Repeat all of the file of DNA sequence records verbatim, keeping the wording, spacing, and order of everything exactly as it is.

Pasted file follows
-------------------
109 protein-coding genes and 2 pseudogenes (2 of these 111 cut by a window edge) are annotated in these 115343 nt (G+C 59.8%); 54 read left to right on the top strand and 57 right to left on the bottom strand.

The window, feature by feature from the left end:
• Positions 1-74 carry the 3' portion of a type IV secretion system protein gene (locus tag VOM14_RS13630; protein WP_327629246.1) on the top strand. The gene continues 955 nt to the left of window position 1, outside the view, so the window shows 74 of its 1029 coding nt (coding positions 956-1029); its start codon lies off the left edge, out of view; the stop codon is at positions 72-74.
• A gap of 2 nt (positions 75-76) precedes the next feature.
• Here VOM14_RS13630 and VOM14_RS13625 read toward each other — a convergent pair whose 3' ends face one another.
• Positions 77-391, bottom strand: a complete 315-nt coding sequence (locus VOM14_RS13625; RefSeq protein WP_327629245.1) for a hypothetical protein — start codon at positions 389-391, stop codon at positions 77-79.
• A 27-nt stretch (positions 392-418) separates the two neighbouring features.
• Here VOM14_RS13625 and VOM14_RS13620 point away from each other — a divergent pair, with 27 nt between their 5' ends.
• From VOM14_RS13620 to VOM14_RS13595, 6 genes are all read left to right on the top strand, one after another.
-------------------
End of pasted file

109 protein-coding genes and 2 pseudogenes (2 of these 111 cut by a window edge) are annotated in these 115343 nt (G+C 59.8%); 54 read left to right on the top strand and 57 right to left on the bottom strand.

The window, feature by feature from the left end:
• Positions 1-74 carry the 3' portion of a type IV secretion system protein gene (locus tag VOM14_RS13630; protein WP_327629246.1) on the top strand. The gene continues 955 nt to the left of window position 1, outside the view, so the window shows 74 of its 1029 coding nt (coding positions 956-1029); its start codon lies off the left edge, out of view; the stop codon is at positions 72-74.
• A gap of 2 nt (positions 75-76) precedes the next feature.
• Here VOM14_RS13630 and VOM14_RS13625 read toward each other — a convergent pair whose 3' ends face one another.
• Positions 77-391, bottom strand: a complete 315-nt coding sequence (locus VOM14_RS13625; RefSeq protein WP_327629245.1) for a hypothetical protein — start codon at positions 389-391, stop codon at positions 77-79.
• A 27-nt stretch (positions 392-418) separates the two neighbouring features.
• Here VOM14_RS13625 and VOM14_RS13620 point away from each other — a divergent pair, with 27 nt between their 5' ends.
• From VOM14_RS13620 to VOM14_RS13595, 6 genes are all read left to right on the top strand, one after another.